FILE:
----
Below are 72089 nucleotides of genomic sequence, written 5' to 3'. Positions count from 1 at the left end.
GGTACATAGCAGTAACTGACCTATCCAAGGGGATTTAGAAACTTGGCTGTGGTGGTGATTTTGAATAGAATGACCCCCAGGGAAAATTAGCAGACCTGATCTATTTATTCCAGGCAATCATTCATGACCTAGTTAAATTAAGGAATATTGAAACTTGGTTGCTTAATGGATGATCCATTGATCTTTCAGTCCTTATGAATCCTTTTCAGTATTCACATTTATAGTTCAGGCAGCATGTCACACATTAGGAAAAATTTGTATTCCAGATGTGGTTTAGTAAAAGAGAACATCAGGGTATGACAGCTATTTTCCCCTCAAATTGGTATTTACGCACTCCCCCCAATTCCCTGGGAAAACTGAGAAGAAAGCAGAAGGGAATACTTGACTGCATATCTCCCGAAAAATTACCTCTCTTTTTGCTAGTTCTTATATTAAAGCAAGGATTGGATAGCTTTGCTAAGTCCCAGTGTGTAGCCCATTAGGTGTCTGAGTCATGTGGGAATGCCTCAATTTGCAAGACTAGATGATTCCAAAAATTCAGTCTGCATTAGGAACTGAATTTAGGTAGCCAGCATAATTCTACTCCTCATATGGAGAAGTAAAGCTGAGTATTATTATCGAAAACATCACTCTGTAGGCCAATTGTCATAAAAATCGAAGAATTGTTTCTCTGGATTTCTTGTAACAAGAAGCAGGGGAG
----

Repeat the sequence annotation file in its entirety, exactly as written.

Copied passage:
Below are 72089 nucleotides of genomic sequence, written 5' to 3'. Positions count from 1 at the left end.
GGTACATAGCAGTAACTGACCTATCCAAGGGGATTTAGAAACTTGGCTGTGGTGGTGATTTTGAATAGAATGACCCCCAGGGAAAATTAGCAGACCTGATCTATTTATTCCAGGCAATCATTCATGACCTAGTTAAATTAAGGAATATTGAAACTTGGTTGCTTAATGGATGATCCATTGATCTTTCAGTCCTTATGAATCCTTTTCAGTATTCACATTTATAGTTCAGGCAGCATGTCACACATTAGGAAAAATTTGTATTCCAGATGTGGTTTAGTAAAAGAGAACATCAGGGTATGACAGCTATTTTCCCCTCAAATTGGTATTTACGCACTCCCCCCAATTCCCTGGGAAAACTGAGAAGAAAGCAGAAGGGAATACTTGACTGCATATCTCCCGAAAAATTACCTCTCTTTTTGCTAGTTCTTATATTAAAGCAAGGATTGGATAGCTTTGCTAAGTCCCAGTGTGTAGCCCATTAGGTGTCTGAGTCATGTGGGAATGCCTCAATTTGCAAGACTAGATGATTCCAAAAATTCAGTCTGCATTAGGAACTGAATTTAGGTAGCCAGCATAATTCTACTCCTCATATGGAGAAGTAAAGCTGAGTATTATTATCGAAAACATCACTCTGTAGGCCAATTGTCATAAAAATCGAAGAATTGTTTCTCTGGATTTCTTGTAACAAGAAGCAGGGGAG